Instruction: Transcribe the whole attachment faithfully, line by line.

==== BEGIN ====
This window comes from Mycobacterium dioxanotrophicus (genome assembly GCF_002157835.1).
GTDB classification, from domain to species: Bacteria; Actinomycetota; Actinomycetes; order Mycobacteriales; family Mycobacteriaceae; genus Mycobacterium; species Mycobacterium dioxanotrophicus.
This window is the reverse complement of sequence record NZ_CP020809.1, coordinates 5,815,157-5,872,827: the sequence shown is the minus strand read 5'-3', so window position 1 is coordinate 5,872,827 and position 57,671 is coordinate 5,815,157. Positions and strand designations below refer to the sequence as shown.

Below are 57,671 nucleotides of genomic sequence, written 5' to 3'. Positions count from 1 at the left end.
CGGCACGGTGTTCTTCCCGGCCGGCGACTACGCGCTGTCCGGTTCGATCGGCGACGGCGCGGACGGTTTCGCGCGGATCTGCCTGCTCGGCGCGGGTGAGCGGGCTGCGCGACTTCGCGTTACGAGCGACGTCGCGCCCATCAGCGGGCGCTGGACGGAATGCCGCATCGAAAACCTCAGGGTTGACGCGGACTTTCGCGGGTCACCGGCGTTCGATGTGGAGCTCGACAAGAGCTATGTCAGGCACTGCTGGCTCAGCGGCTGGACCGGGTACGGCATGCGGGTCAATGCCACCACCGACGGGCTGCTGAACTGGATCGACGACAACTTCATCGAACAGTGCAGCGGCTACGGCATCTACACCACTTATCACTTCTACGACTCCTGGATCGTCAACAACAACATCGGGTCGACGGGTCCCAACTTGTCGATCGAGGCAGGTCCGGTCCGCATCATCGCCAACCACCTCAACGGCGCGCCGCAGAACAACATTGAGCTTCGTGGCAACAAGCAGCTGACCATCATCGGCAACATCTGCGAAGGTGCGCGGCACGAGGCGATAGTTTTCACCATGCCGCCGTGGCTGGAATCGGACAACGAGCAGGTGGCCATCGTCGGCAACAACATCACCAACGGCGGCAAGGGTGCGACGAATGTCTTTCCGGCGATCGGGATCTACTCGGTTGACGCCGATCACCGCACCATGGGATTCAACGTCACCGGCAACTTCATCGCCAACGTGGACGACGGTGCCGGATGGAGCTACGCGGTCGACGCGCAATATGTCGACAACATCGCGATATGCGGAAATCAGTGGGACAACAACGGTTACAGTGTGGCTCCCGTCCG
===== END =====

This window comes from Mycobacterium dioxanotrophicus (genome assembly GCF_002157835.1).
GTDB classification, from domain to species: Bacteria; Actinomycetota; Actinomycetes; order Mycobacteriales; family Mycobacteriaceae; genus Mycobacterium; species Mycobacterium dioxanotrophicus.
This window is the reverse complement of sequence record NZ_CP020809.1, coordinates 5,815,157-5,872,827: the sequence shown is the minus strand read 5'-3', so window position 1 is coordinate 5,872,827 and position 57,671 is coordinate 5,815,157. Positions and strand designations below refer to the sequence as shown.

Below are 57,671 nucleotides of genomic sequence, written 5' to 3'. Positions count from 1 at the left end.
CGGCACGGTGTTCTTCCCGGCCGGCGACTACGCGCTGTCCGGTTCGATCGGCGACGGCGCGGACGGTTTCGCGCGGATCTGCCTGCTCGGCGCGGGTGAGCGGGCTGCGCGACTTCGCGTTACGAGCGACGTCGCGCCCATCAGCGGGCGCTGGACGGAATGCCGCATCGAAAACCTCAGGGTTGACGCGGACTTTCGCGGGTCACCGGCGTTCGATGTGGAGCTCGACAAGAGCTATGTCAGGCACTGCTGGCTCAGCGGCTGGACCGGGTACGGCATGCGGGTCAATGCCACCACCGACGGGCTGCTGAACTGGATCGACGACAACTTCATCGAACAGTGCAGCGGCTACGGCATCTACACCACTTATCACTTCTACGACTCCTGGATCGTCAACAACAACATCGGGTCGACGGGTCCCAACTTGTCGATCGAGGCAGGTCCGGTCCGCATCATCGCCAACCACCTCAACGGCGCGCCGCAGAACAACATTGAGCTTCGTGGCAACAAGCAGCTGACCATCATCGGCAACATCTGCGAAGGTGCGCGGCACGAGGCGATAGTTTTCACCATGCCGCCGTGGCTGGAATCGGACAACGAGCAGGTGGCCATCGTCGGCAACAACATCACCAACGGCGGCAAGGGTGCGACGAATGTCTTTCCGGCGATCGGGATCTACTCGGTTGACGCCGATCACCGCACCATGGGATTCAACGTCACCGGCAACTTCATCGCCAACGTGGACGACGGTGCCGGATGGAGCTACGCGGTCGACGCGCAATATGTCGACAACATCGCGATATGCGGAAATCAGTGGGACAACAACGGTTACAGTGTGGCTCCCGTCCG